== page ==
El Niño weather pattern in the Pacific (Photo: NOAA, CC BY-2.0)
A powerful el Niño weather system born of heat in the Pacific is bringing heavy rains, ice and snow to parts of the US and typhoons to Asia. With record rainfall and flooding along the Mississippi River, Roy Buol, the mayor of Dubuque, Iowa describes what his city is doing to cope with the extreme weather. Host Steve Curwood and climate scientist Kevin Trenberth of the National Center for Atmospheric Research discuss the relationship between severe weather associated with El Niño and global warming and what we might expect as average world temperatures continue to rise.
CURWOOD: It’s Living on Earth, I’m Steve Curwood. The heavy rains associated with El Niño this winter brought record floods to the Mississippi River basin. Roy Buol is the Mayor of Dubuque, Iowa, along the Mississippi. His city didn’t experience the devastation of some other cities nearby, but all this rain has him concerned.
BUOL: It is very very unusual weather that we have been experiencing, you know the amount of rain, the intensity, the amount of flooding that’s occurring up and down the river. This obviously is one of the bigger events that collectively we’ve seen.
CURWOOD: Mayor Buol says that many of the residents in his town are connecting the dots between these storms and global warming, and the city is taking steps to become more resilient in the face of increasingly wild weather.
BUOL: As flooding becomes more severe and unpredictable we realized that we needed to protect our residents and our infrastructure by making some aggressive changes in our city. Now the city of Dubuque is working with the Army Corps of Engineers to assess the strength of our floodwall or levy, which has protected the city from the Mississippi since 1965. We are now reviewing overtopping and failure scenarios and exploring how we can mitigate flooding if the floodwall were to fail due to climate change results. And the historic flooding levels that the Mississippi River potentially could have in the city Dubuque.
CURWOOD: Dubuque is part of the Mississippi River Cities and Towns Initiative, which seeks to increase collaboration among river communities on ways to adapt to climate change. Mayor Buol joined mayors at the Paris climate summit in December to talk with leaders from other river basins around the world. They reached an agreement to work together.
BUOL: And we actually got 15 basins to sign on to that agreement to work together to create resiliency and some best practices, knowing full well that the Mississippi River is the food basket of the world, and that population increases over the next 20 years when we hit 9.5 billion people, those people are going to have to be fed. So we’re trying to work with them to create some global cooperation around water and food security.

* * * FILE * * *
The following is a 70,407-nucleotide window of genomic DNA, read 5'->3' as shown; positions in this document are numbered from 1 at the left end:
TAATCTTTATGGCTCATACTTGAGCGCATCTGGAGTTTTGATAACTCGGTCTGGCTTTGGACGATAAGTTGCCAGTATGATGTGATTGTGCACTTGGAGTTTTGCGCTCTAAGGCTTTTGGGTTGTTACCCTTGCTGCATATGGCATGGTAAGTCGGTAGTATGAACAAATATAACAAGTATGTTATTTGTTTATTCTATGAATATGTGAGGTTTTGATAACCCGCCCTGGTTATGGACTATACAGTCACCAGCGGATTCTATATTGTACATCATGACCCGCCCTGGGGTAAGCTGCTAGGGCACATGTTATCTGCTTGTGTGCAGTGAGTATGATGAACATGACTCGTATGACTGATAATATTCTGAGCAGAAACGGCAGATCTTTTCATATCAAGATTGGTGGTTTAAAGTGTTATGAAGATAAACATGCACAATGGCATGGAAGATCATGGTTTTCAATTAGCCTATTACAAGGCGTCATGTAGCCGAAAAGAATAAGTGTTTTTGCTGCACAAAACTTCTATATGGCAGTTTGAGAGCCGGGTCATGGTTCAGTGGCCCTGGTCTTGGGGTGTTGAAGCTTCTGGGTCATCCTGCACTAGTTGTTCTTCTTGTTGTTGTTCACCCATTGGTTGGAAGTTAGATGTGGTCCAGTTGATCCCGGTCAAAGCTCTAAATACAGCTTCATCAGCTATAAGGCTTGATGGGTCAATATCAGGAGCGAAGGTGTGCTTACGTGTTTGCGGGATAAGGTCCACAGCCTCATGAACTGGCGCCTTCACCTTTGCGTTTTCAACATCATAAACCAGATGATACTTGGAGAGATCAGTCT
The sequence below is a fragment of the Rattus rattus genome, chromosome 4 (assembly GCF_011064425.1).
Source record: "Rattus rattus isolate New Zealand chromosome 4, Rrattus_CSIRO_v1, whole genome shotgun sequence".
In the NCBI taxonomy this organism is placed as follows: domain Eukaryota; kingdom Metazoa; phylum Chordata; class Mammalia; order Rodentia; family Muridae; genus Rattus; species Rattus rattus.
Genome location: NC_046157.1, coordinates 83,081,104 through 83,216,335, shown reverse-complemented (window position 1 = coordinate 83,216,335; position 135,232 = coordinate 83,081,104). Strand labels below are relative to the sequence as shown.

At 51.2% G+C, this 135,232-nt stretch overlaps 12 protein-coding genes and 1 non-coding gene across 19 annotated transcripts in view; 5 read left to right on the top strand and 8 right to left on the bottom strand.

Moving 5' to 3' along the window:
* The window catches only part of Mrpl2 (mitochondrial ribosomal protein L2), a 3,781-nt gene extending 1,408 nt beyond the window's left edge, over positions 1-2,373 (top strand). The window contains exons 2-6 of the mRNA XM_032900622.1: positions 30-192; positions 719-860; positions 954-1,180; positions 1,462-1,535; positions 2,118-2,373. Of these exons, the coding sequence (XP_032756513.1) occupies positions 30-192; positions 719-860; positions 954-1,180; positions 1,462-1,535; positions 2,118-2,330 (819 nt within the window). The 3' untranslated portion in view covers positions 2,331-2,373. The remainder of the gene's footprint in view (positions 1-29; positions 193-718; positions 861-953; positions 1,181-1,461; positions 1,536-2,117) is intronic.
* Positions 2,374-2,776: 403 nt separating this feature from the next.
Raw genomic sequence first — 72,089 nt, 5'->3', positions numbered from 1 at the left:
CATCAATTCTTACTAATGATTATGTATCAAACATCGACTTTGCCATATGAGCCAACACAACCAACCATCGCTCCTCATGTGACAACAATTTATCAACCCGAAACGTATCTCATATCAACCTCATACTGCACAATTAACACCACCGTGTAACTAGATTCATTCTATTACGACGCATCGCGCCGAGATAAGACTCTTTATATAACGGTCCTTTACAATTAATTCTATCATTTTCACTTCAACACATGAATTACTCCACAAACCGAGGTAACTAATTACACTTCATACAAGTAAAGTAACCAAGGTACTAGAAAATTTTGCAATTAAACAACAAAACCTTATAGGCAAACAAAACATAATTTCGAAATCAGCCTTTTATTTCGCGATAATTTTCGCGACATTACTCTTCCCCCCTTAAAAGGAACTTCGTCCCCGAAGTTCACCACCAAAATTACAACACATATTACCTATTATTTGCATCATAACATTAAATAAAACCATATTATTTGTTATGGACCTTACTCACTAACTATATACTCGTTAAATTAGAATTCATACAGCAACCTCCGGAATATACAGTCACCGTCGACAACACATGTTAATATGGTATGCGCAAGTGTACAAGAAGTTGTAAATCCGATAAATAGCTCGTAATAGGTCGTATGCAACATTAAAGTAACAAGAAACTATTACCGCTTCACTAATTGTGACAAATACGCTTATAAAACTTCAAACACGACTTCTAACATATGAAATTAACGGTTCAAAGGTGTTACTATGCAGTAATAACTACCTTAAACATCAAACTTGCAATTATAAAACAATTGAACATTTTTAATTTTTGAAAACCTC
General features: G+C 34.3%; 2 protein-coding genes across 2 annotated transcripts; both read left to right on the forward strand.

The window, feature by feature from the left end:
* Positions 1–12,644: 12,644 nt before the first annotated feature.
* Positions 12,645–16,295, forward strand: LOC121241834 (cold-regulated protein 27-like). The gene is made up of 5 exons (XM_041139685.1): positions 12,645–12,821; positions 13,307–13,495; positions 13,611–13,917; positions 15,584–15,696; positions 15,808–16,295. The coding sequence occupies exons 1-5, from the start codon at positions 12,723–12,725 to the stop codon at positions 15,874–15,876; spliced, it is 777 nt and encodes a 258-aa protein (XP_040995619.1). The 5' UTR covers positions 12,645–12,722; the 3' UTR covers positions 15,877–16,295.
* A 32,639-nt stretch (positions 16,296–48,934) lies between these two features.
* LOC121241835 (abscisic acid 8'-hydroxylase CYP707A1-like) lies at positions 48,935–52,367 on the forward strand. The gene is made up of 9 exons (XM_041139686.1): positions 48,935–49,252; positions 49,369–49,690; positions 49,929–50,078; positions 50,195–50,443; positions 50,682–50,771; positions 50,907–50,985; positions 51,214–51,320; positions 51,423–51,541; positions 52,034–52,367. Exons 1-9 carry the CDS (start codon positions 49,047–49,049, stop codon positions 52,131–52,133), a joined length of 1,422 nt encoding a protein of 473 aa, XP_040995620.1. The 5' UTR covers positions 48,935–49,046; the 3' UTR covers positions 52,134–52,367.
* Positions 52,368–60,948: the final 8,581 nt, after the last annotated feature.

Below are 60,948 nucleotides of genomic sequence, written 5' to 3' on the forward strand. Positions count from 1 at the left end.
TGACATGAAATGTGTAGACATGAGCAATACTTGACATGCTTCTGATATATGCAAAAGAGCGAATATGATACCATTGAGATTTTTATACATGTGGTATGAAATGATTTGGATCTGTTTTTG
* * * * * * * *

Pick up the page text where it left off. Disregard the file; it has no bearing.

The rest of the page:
CURWOOD: That’s Dubuque Mayor Roy Buol.
Whether it’s heavy ice and snow or torrential rains, the extreme weather events around the world linked to El Niño don’t always come out of the blue. Scientists have been warning of the possibility of a strong El Niño since 2014, and such warnings, if heeded, can help communities cope. We often turn to distinguished scientist Kevin Trenberth of National Center for Atmospheric Research to talk about El Niño’s impacts around the world. Kevin, welcome back to Living on Earth.
TRENBERTH: Thanks for having me.
CURWOOD: First, just remind us of the El Niño phenomenon. People use this phrase all the time but what exactly is it?
TRENBERTH: It really refers to a warming of the central and eastern Pacific. Prior to El Niño there is a buildup of heat in the ocean. The ocean heat content and higher sea levels in the western tropical Pacific and then during El Niño, that heat spreads across the Pacific, it comes back into the atmosphere mainly in the form of, well, cooling the ocean but evaporative cooling of the ocean and then moistening of the atmosphere and then that moisture gets caught up in weather systems and invigorates weather systems around the world and especially in the Pacific and that gives back the heat to the atmosphere that went into evaporating the atmosphere in the first place. And so there is a mini global warming in the latter stages of an El Niño event and so this El Niño has also contributed to 2015 being the warmest year on record, actually by far.
CURWOOD: So, what are the major weather effects from this strong El Niño that we're in the middle of right now?
TRENBERTH: Starting last summer in particular and in March of 2015, there was a major hurricane or cyclone that went through Vanuatu in the southern hemisphere and that was only enabled by El Niño conditions. It would not have happened without El Niño. And then in the summertime in the northern Hemisphere, we saw a record number of both hurricanes and typhoons, and a tremendous amount of damage in various places - the Philippines, Japan, China, Taiwan, Vietnam and so on. The largest number of category four and five storms on record by a substantial amount. And it got a considerable boost from the El Niño phenomenon. And then the patterns of weather began to change and so there's been a major drought in Indonesia with tremendous number of wildfires. And there are clear connections into North America, into the United States and so the sort of thing that we saw recently with major flooding especially focused on Missouri and very wet conditions in November and December as a whole. So, November and December as a whole in the state of Missouri had three times their normal rainfall for those two months and the previous record was about twice the normal amount.
CURWOOD: It's just so overwhelming, that list of the phenomenon associated with El Niño.
TRENBERTH: Well, one of the other things that we see, of course, is that there are storms that start to barrel into California and so it had some substantial rains in Southern California and at the moment the focus is a bit more on Northern California and even Washington and Oregon and there has been flooding in those areas, and it's not as if they are not accustomed to having heavy rains, but the rains that are coming off of the Pacific this year are quite prodigious.